I set out on my run on the Monday, with the weather perfect and feeling good. I had run out to a 5 mile point, taking in a section of the North Downs Way and was heading back to complete my run.

Such a good day for a run
Such a good day for a run

At about 6.5 miles I rolled my ankle, when I say rolled my ankle I mean ROLLED it. I was floored instantly, but I have rolled my ankles before and the pain subsided to allow me to jog slowly on. A few yards down the trail it rolled again and if the first time hurt, this was something else. I had to sit down, physically shaking with the pain and I knew that I had to call it a day and walk (the 3 miles) home.

Floored after the second time
Floored after the second time

Like buses these things come in three’s and about a mile into my trudge home it went for a third time and again I was floored. I eventually picked myself up again and grabbed a nearby stick and slowly got home.

My makeshift crutch to get me home
My makeshift crutch to get me home
The Damage:

Below is a sequence of photos showing the progression of the swelling and bruising on my ankle

The swelling can be seen straight after it happened, but no bruising
The swelling can be seen straight after it happened, but no bruising
Waking up in the morning and being presented with this was not good
Waking up in the morning and being presented with this was not good
Heavy bruising and still swollen, a trip to the doctors and hospital for an X-Ray was in order
Heavy bruising and still swollen, a trip to the doctors and hospital for an X-Ray was in order

I went to the hospital today and had an X-Ray and my ankle prodded and poked. The good (great) news is that it’s not broken, which is a huge plus. The nurse said there was a lot of tissue damage and was prodding to find any pain points but other than a little twinge it was pretty painless. She was moving the ankle through its range of motion and was pretty surprised that something which looked this bad didn’t cause more pain, hopefully indicating that the damage is not as severe as it could have been.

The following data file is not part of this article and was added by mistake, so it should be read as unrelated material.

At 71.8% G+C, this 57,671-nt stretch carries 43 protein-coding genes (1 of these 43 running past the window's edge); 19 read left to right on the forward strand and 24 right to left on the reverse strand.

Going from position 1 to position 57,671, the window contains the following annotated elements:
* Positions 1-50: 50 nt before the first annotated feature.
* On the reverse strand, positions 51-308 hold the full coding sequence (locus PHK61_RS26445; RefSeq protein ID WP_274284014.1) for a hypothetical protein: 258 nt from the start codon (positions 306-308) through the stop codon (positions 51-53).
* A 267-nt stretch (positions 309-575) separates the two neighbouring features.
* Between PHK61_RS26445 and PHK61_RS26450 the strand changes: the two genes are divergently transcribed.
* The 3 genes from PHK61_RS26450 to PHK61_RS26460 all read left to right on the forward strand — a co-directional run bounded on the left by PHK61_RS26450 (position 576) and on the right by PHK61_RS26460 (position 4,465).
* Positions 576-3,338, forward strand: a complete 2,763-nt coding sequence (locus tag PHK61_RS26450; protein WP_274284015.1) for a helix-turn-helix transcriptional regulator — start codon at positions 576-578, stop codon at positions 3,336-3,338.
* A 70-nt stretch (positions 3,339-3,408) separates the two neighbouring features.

I have been given some crutches to keep the weight off it but I am actually able to walk on it, hold my foot flat on the ground and stand with weight on it. Despite these positives it’s not going to be a quick fix and will take 4-6 weeks before I can run again. Knowing this I had to withdraw from the NDW50 (hence being gutted).

It’s not all doom and gloom though, I have more desire than ever to get that 100 miles under my belt in August and am going to make sure I do everything to help me achieve that. So it’s now a full course of RICE then when able to some re-habilitation exercises and cycling and swimming.

I will be back up and running in no time!

Training this week – Things are going much better

The last post I wrote on my training I was a little down on the lack of running and worried about the ultra in May, as of today I am feeling much better in myself.

This week I have done something (either cycling or running) every day and despite feeling a little sore as I sit here and type, am feeling in good shape. Monday through to Thursday it was the usual cycle commute to and from work, with me covering a total of 94.66 miles for the week. The wind throughout the week added to the challenge of this, in the mornings it was behind me on an essentially down hill route but in the afternoon it would be blowing in my face the whole, uphill return journey (by Thursday evening my legs were battered)

Friday saw me try out running in my lunch break. As time is limited I opted to do a 2 mile speed session, running this in 14:41 with an average pace of 7:16/mi which for me is quick and given my lack of any speed training so far something I was pleased with, this set me up well for the long run on Saturday.

My long run started early with me getting up around 06:30 to get my kit ready and head out as soon as possible. My plan for the day was to run around 20 miles with the minimum kit required for the NDW100 in August. My reasoning for this was in part to get used to the weight of the stuff needed, but also to test out the Ultimate Direction Scott Jurek Race Vest that I would be using for the event (and the NDW50)

This picture shows how much stuff the pack can carry